Building A Reputation in the Executive Interim Management Field
As any executive interim manager knows, when you’re operating your own business, “reputation is everything” and an executive interim manager is only as good as their last assignments and the references and referrals that can be obtained from them.
A pointed remark or two from a client to either an interim management agency or another prospective client can mean the difference between being in demand or “on the beach”.
Ethical standards are an extremely important component of an executive interim manager’s reputation, and whilst all of us would have no hesitation in agreeing about certain practises which would not be ethical, there are certain issues that to one person would be questionable, yet to others wouldn’t.
Take for example post tender price negotiations after sealed bids have been invited with the implication that such bids would be final. In some organisations, such practises are applauded for delivering greater value, yet in others the same approach attracts immediate condemnation.
What about invitations to tender where new suppliers are encouraged to participate but with the sole intention of negotiating a price reduction with the incumbent: the harsh realities of a commercial market; or as some see it, a questionable practise?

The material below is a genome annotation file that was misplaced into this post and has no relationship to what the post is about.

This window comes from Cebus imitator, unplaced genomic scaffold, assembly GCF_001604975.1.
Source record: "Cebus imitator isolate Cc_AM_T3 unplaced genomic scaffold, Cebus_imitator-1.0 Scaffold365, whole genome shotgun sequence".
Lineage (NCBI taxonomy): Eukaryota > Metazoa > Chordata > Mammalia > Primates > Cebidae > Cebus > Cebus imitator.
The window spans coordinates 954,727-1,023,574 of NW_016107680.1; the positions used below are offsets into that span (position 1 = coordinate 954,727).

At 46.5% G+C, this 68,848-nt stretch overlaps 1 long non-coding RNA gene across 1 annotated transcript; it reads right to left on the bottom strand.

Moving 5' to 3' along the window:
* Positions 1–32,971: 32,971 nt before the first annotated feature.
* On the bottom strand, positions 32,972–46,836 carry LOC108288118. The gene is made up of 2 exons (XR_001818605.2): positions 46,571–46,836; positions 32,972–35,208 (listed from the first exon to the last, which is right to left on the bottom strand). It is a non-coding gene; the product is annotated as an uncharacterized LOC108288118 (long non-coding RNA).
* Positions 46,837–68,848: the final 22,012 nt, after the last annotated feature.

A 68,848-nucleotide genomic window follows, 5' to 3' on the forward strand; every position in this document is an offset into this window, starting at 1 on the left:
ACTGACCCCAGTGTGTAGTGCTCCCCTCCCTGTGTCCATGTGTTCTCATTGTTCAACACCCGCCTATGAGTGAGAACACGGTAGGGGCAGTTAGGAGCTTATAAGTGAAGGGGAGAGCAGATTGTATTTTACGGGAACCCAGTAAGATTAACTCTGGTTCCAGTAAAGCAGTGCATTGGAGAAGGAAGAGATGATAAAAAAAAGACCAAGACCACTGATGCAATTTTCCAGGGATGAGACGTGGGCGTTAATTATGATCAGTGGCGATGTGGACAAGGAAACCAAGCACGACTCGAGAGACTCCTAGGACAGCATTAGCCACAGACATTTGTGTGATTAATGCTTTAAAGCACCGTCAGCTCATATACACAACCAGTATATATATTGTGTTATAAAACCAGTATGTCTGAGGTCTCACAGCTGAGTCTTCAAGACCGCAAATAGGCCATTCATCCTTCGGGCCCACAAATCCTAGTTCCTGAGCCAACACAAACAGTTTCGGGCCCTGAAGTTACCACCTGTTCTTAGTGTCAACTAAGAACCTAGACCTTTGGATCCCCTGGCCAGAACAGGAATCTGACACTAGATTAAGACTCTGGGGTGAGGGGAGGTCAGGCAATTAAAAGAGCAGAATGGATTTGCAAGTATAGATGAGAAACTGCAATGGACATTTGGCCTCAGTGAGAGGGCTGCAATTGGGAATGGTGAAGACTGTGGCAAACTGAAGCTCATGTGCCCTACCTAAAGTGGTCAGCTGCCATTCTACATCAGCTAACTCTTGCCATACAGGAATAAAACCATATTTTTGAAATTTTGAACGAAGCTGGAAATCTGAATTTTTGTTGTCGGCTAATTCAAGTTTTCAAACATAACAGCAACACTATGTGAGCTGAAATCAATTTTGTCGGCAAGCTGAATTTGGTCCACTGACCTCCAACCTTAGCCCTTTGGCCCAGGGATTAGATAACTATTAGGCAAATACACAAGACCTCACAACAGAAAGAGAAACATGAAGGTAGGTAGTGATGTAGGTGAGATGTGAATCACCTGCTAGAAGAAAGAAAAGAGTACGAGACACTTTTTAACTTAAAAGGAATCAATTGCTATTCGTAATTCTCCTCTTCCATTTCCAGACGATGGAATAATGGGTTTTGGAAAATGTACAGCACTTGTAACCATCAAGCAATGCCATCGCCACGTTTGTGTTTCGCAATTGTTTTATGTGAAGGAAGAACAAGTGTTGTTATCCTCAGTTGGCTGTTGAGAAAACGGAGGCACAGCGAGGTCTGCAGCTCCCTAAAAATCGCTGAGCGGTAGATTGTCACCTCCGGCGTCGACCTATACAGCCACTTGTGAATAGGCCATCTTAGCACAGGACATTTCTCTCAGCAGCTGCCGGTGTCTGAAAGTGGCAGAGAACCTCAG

In some areas there will always be different views about what’s appropriate and what’s inappropriate behaviour, but particularly because the executive interim management community is a small one, the knock-on effects of an executive interim manager’s reputation and indeed a interim management service provider’s reputation can be amplified considerably.
That’s why Executive Interims – Supply Chain Practice puts a great deal of emphasis on the quality of its reputation, and that of it’s executive interim managers; so much so that we have turned down business rather than risk our reputation.